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THE STRATEGY OF NUCLEAR ENERGY DEVELOPMENT IN RUSSIA 137 Nizhegorodskaya 3 Novovoronezh-2 4 Tver 4 Novovoronezh-2 3 Tver 3 Seversk 2 Kola 24 Коlа-2 3 Seversk 1 Financial possibilities of FTP DNEIC Central -1 4 Central-1 3 Basic program for NPP commissioning Nizhegorodskaya 4 Central -1 1 Supplementary program for NPP commissioning Tver 1 Tver 2 Kola-2 2 Kola-2 1 NPP power output Nizhegorodskaya 1 Nizhegorodskaya 2 Zapadnouralskaya 1 Novovoronezh-22 Zapadnouralskaya 2 Leningrad-2 3 Leningrad-2 2 Beloyarsk 4 Central-1 2 BN-800 Yuzhnouralskaya 1 Novovoronezh-21 Yuzhnouralskaya 3 Yuzhnouralskaya 2 Yuzhnouralskaya 4 Leningrad-2 4 Leningrad-2 1 Volgodonsk 2 construction construction advanced in construction advanced in advanced in Rostov 3 Rostov 4 Kalinin 4 Kursk 5 2014 2015 2016 2017 2018 2019 2020 2006 2007 2008 2009 2010 2011 2012 2013 Kola 2 Novovoronezh 3 Novovoronezh 4 Leningrad 1 Leningrad 2 Growing of problems concerning SNF and RW management Кольская1 FIGURE C-2 Planned schedule for commissioning new nuclear power reactors in the Russian Federation.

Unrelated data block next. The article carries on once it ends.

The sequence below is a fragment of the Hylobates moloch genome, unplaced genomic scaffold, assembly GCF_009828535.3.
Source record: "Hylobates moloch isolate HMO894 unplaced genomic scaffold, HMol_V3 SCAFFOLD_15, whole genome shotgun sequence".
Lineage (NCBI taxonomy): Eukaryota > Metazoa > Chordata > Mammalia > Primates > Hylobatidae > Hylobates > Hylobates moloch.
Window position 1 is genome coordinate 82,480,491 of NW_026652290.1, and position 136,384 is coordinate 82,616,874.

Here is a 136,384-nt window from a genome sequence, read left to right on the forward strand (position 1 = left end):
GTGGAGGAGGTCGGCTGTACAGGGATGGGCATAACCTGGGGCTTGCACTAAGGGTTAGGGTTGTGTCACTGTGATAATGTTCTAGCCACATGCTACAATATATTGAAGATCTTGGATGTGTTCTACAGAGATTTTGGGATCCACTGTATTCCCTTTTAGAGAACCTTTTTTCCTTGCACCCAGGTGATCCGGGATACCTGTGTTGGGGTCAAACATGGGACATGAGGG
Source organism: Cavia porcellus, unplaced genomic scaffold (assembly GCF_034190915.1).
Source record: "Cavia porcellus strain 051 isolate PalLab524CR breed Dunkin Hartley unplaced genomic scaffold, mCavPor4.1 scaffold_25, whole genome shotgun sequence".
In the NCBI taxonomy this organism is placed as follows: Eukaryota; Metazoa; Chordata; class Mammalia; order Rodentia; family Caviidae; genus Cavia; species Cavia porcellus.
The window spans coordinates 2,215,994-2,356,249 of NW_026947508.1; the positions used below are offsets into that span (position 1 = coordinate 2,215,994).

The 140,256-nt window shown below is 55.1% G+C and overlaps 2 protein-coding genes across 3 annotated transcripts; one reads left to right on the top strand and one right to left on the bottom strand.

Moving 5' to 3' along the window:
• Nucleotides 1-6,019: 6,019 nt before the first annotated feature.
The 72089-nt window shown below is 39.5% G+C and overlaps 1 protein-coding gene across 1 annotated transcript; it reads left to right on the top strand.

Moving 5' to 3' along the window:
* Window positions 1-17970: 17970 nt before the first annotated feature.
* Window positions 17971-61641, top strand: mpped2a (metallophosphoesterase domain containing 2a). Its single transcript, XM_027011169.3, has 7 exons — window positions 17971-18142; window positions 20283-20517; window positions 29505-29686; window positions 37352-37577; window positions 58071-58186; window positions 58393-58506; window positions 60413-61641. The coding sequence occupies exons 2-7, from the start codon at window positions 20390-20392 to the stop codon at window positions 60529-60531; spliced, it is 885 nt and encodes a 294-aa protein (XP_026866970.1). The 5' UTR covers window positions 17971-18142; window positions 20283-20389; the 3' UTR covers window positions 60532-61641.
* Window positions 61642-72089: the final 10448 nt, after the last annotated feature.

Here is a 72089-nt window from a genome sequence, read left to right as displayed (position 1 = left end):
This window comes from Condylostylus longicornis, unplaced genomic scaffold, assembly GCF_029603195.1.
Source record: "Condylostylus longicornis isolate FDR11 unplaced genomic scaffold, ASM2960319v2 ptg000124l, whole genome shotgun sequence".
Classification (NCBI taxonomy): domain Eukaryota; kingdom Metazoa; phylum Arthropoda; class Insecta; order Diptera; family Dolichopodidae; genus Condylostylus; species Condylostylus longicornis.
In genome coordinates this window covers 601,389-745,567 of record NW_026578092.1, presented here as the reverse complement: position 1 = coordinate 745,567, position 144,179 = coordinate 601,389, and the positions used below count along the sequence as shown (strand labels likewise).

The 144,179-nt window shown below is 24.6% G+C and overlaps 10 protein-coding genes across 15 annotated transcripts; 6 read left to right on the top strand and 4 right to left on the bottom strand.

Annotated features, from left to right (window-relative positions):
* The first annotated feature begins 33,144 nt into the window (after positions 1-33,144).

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138 INTERNATIONALIZATION OF THE NUCLEAR FUEL CYCLE 70 GWT 41 GWт 50 GWт 60 BN-1800 34,2 GWт 50 Generation IV (BN) - growth in demand after 2020 14.4 GWт for 10 years BN-800 40 (1+7 reactor blocks) 13 GWт for 5 years 30 19 GWт for 10 years 20 Generation III VVER Extension of Generation II for 15 years 10 Extension of Generation I 0 2000 2005 2010 2015 2020 2025 2030 2035 2040 2045 2050 2012 FIGURE C-3. Planned contributions of different reactor types to nuclear power generation in the Russian Federation through 2050. Applying fast reactor technology with a closed fuel cycle extends the resource potential of the nuclear power fuel supply. Future nuclear power engineering can develop based on fast- reactor technology. Russia has unique experience in the development and operation of fast reactor nuclear power plants: 20-year successful operation of the BN-350 and operating BN-600 unit 3 at Beloyarsk Nuclear Power Plant. Russia is now building on its experience with fast reactors by starting a closed fuel cycle with the BN-600 and BN-800 reactors. Preparation of a hybrid core for the BN-600 with MOX fuel was initiated in 2007. This plan is illustrated in Figure C-4. Production of MOX fuel for the BN-800 is planned to begin in 2011, a year before the BN-800 is scheduled to start up. In the period from 2016 to 2018, Russia’s plans call for implementation of semi-industrial BN-800 closed fuel cycle technologies (see Figure C-5). A fully industrial-scale fast reactor with a closed fuel cycle is planned between 2018 and 2020.